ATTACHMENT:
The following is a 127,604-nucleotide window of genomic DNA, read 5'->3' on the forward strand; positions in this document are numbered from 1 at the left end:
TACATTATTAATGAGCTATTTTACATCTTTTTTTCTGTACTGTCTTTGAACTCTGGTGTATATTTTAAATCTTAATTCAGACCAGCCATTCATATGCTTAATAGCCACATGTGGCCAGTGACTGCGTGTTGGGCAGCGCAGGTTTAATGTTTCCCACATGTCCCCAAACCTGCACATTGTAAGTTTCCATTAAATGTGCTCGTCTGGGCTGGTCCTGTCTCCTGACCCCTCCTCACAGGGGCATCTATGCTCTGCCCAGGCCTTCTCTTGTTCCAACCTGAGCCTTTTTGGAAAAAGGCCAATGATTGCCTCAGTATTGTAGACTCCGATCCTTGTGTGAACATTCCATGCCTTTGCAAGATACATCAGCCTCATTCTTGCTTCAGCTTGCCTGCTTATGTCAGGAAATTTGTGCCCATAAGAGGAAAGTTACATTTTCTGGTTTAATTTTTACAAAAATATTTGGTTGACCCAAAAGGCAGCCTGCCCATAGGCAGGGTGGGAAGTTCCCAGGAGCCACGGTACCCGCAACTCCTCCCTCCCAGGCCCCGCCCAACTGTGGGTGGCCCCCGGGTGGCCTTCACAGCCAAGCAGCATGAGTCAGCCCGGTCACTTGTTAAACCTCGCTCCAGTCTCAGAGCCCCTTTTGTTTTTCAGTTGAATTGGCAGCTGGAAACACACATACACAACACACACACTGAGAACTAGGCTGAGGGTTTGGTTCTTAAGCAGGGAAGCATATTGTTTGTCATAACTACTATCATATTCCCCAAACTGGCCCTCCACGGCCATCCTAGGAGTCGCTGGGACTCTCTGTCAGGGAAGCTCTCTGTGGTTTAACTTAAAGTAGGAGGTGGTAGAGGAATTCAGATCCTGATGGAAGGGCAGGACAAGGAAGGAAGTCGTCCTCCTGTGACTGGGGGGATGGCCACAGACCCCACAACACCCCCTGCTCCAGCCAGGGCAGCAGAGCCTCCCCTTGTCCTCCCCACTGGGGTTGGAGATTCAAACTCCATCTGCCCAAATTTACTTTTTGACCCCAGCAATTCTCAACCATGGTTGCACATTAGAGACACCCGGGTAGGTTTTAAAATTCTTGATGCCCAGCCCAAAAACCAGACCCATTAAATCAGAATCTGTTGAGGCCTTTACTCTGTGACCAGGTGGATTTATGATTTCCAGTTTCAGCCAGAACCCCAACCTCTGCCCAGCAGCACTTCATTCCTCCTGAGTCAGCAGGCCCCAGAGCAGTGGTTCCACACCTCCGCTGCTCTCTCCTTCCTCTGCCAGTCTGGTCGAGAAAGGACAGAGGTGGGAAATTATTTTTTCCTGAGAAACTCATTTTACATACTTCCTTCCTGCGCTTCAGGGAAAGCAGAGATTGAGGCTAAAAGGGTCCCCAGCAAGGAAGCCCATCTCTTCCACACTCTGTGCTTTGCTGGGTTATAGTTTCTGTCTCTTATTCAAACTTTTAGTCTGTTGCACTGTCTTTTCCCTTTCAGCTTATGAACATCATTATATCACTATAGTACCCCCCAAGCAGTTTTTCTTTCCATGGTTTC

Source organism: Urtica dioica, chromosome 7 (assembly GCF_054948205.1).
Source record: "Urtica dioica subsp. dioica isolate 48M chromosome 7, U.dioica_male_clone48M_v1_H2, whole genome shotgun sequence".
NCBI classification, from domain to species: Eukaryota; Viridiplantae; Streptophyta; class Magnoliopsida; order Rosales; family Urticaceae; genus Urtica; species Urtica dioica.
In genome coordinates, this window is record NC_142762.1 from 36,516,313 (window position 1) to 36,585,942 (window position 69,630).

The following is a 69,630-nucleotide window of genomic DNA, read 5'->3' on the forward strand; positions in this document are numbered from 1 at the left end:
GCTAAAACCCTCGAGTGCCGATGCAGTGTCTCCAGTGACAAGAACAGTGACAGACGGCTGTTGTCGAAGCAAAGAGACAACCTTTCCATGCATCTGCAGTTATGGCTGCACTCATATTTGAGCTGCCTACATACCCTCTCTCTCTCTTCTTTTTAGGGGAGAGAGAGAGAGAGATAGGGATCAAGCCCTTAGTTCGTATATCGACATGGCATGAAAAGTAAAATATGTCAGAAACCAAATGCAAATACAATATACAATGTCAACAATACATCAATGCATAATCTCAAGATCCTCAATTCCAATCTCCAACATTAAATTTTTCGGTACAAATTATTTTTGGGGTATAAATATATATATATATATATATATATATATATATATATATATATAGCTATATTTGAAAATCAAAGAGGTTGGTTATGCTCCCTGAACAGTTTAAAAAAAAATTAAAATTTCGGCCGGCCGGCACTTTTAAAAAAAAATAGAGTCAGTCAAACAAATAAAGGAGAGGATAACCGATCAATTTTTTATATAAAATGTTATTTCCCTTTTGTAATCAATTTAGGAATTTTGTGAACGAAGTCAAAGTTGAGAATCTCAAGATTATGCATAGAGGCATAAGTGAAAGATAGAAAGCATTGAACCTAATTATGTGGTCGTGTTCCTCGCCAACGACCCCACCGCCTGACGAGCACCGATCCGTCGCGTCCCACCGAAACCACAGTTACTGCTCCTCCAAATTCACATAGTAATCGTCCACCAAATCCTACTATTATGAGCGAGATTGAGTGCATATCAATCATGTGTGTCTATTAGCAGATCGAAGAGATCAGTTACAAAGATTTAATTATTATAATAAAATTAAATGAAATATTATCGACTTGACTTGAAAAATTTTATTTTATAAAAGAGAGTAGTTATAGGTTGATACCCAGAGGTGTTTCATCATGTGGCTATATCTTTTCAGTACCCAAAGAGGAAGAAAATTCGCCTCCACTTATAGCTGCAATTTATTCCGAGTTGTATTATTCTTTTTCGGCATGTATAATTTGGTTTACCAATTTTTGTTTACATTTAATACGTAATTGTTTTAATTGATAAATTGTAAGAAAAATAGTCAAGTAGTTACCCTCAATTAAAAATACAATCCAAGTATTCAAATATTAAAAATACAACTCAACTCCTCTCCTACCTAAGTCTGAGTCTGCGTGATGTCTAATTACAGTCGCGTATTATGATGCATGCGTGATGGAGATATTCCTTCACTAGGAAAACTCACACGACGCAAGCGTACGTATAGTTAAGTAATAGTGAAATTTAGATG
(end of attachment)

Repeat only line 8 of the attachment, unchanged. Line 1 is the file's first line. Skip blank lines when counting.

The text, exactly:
GCTAAAACCCTCGAGTGCCGATGCAGTGTCTCCAGTGACAAGAACAGTGACAGACGGCTGTTGTCGAAGCAAAGAGACAACCTTTCCATGCATCTGCAGTTATGGCTGCACTCATATTTGAGCTGCCTACATACCCTCTCTCTCTCTTCTTTTTAGGGGAGAGAGAGAGAGAGATAGGGATCAAGCCCTTAGTTCGTATATCGACATGGCATGAAAAGTAAAATATGTCAGAAACCAAATGCAAATACAATATACAATGTCAACAATACATCAATGCATAATCTCAAGATCCTCAATTCCAATCTCCAACATTAAATTTTTCGGTACAAATTATTTTTGGGGTATAAATATATATATATATATATATATATATATATATATATATATATAGCTATATTTGAAAATCAAAGAGGTTGGTTATGCTCCCTGAACAGTTTAAAAAAAAATTAAAATTTCGGCCGGCCGGCACTTTTAAAAAAAAATAGAGTCAGTCAAACAAATAAAGGAGAGGATAACCGATCAATTTTTTATATAAAATGTTATTTCCCTTTTGTAATCAATTTAGGAATTTTGTGAACGAAGTCAAAGTTGAGAATCTCAAGATTATGCATAGAGGCATAAGTGAAAGATAGAAAGCATTGAACCTAATTATGTGGTCGTGTTCCTCGCCAACGACCCCACCGCCTGACGAGCACCGATCCGTCGCGTCCCACCGAAACCACAGTTACTGCTCCTCCAAATTCACATAGTAATCGTCCACCAAATCCTACTATTATGAGCGAGATTGAGTGCATATCAATCATGTGTGTCTATTAGCAGATCGAAGAGATCAGTTACAAAGATTTAATTATTATAATAAAATTAAATGAAATATTATCGACTTGACTTGAAAAATTTTATTTTATAAAAGAGAGTAGTTATAGGTTGATACCCAGAGGTGTTTCATCATGTGGCTATATCTTTTCAGTACCCAAAGAGGAAGAAAATTCGCCTCCACTTATAGCTGCAATTTATTCCGAGTTGTATTATTCTTTTTCGGCATGTATAATTTGGTTTACCAATTTTTGTTTACATTTAATACGTAATTGTTTTAATTGATAAATTGTAAGAAAAATAGTCAAGTAGTTACCCTCAATTAAAAATACAATCCAAGTATTCAAATATTAAAAATACAACTCAACTCCTCTCCTACCTAAGTCTGAGTCTGCGTGATGTCTAATTACAGTCGCGTATTATGATGCATGCGTGATGGAGATATTCCTTCACTAGGAAAACTCACACGACGCAAGCGTACGTATAGTTAAGTAATAGTGAAATTTAGATG